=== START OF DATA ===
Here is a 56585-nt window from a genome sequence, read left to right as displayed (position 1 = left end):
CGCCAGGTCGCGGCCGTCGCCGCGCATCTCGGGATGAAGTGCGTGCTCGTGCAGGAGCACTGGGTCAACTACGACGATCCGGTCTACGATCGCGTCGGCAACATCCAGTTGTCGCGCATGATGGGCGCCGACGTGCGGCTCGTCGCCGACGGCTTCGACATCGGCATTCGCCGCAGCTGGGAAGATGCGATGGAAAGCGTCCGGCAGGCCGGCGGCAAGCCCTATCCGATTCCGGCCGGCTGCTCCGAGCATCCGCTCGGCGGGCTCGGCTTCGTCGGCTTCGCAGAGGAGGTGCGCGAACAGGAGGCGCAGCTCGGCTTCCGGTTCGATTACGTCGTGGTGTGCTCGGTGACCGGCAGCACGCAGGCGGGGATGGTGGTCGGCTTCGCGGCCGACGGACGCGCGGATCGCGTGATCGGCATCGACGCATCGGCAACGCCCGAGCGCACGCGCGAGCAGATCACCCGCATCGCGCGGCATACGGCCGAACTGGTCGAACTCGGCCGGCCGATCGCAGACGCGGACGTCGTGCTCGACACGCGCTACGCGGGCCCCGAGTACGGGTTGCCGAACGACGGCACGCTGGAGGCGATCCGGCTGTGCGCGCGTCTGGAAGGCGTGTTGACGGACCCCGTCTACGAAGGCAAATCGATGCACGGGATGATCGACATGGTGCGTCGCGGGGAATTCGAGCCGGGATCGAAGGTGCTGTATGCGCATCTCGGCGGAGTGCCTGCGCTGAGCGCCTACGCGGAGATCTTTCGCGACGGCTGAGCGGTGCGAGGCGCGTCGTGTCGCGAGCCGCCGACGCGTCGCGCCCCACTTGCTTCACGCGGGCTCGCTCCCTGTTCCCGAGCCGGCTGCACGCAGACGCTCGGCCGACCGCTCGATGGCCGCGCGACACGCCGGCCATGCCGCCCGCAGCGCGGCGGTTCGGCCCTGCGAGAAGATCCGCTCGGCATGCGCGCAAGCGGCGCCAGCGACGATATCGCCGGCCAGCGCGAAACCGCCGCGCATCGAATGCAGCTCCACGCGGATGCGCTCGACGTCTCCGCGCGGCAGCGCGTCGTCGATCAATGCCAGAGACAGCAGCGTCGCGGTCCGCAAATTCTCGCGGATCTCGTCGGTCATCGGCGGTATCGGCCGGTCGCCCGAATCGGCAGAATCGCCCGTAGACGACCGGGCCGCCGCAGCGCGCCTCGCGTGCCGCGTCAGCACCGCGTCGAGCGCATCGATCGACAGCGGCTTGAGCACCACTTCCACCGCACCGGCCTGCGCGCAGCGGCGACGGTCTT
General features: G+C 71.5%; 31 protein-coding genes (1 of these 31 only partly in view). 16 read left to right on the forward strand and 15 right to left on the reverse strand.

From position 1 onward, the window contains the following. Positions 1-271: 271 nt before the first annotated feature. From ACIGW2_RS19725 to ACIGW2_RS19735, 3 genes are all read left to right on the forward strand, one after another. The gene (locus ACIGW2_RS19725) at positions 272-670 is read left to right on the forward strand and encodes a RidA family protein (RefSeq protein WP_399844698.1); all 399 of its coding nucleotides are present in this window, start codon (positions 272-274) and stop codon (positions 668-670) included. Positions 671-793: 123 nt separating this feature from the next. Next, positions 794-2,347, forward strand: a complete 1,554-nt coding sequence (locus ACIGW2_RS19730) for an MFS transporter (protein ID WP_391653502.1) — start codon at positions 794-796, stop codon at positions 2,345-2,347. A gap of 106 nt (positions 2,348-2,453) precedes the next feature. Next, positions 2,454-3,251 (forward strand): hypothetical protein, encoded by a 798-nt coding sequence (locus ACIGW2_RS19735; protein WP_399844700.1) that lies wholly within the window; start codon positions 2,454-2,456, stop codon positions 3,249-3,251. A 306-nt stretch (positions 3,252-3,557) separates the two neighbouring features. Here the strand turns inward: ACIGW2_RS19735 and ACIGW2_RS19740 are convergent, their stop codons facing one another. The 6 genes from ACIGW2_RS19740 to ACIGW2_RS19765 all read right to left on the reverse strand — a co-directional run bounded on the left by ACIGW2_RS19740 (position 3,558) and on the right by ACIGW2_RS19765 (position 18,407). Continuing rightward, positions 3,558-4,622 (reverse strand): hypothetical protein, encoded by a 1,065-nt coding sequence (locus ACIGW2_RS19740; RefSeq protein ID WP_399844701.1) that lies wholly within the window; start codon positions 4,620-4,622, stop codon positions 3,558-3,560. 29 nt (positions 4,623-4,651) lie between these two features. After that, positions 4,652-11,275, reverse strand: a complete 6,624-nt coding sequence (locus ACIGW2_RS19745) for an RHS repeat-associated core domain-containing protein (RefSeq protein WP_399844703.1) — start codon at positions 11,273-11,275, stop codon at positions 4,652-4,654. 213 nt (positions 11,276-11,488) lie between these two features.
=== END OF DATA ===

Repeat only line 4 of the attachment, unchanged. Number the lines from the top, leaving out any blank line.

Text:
From position 1 onward, the window contains the following. Positions 1-271: 271 nt before the first annotated feature. From ACIGW2_RS19725 to ACIGW2_RS19735, 3 genes are all read left to right on the forward strand, one after another. The gene (locus ACIGW2_RS19725) at positions 272-670 is read left to right on the forward strand and encodes a RidA family protein (RefSeq protein WP_399844698.1); all 399 of its coding nucleotides are present in this window, start codon (positions 272-274) and stop codon (positions 668-670) included. Positions 671-793: 123 nt separating this feature from the next. Next, positions 794-2,347, forward strand: a complete 1,554-nt coding sequence (locus ACIGW2_RS19730) for an MFS transporter (protein ID WP_391653502.1) — start codon at positions 794-796, stop codon at positions 2,345-2,347. A gap of 106 nt (positions 2,348-2,453) precedes the next feature. Next, positions 2,454-3,251 (forward strand): hypothetical protein, encoded by a 798-nt coding sequence (locus ACIGW2_RS19735; protein WP_399844700.1) that lies wholly within the window; start codon positions 2,454-2,456, stop codon positions 3,249-3,251. A 306-nt stretch (positions 3,252-3,557) separates the two neighbouring features. Here the strand turns inward: ACIGW2_RS19735 and ACIGW2_RS19740 are convergent, their stop codons facing one another. The 6 genes from ACIGW2_RS19740 to ACIGW2_RS19765 all read right to left on the reverse strand — a co-directional run bounded on the left by ACIGW2_RS19740 (position 3,558) and on the right by ACIGW2_RS19765 (position 18,407). Continuing rightward, positions 3,558-4,622 (reverse strand): hypothetical protein, encoded by a 1,065-nt coding sequence (locus ACIGW2_RS19740; RefSeq protein ID WP_399844701.1) that lies wholly within the window; start codon positions 4,620-4,622, stop codon positions 3,558-3,560. 29 nt (positions 4,623-4,651) lie between these two features. After that, positions 4,652-11,275, reverse strand: a complete 6,624-nt coding sequence (locus ACIGW2_RS19745) for an RHS repeat-associated core domain-containing protein (RefSeq protein WP_399844703.1) — start codon at positions 11,273-11,275, stop codon at positions 4,652-4,654. 213 nt (positions 11,276-11,488) lie between these two features.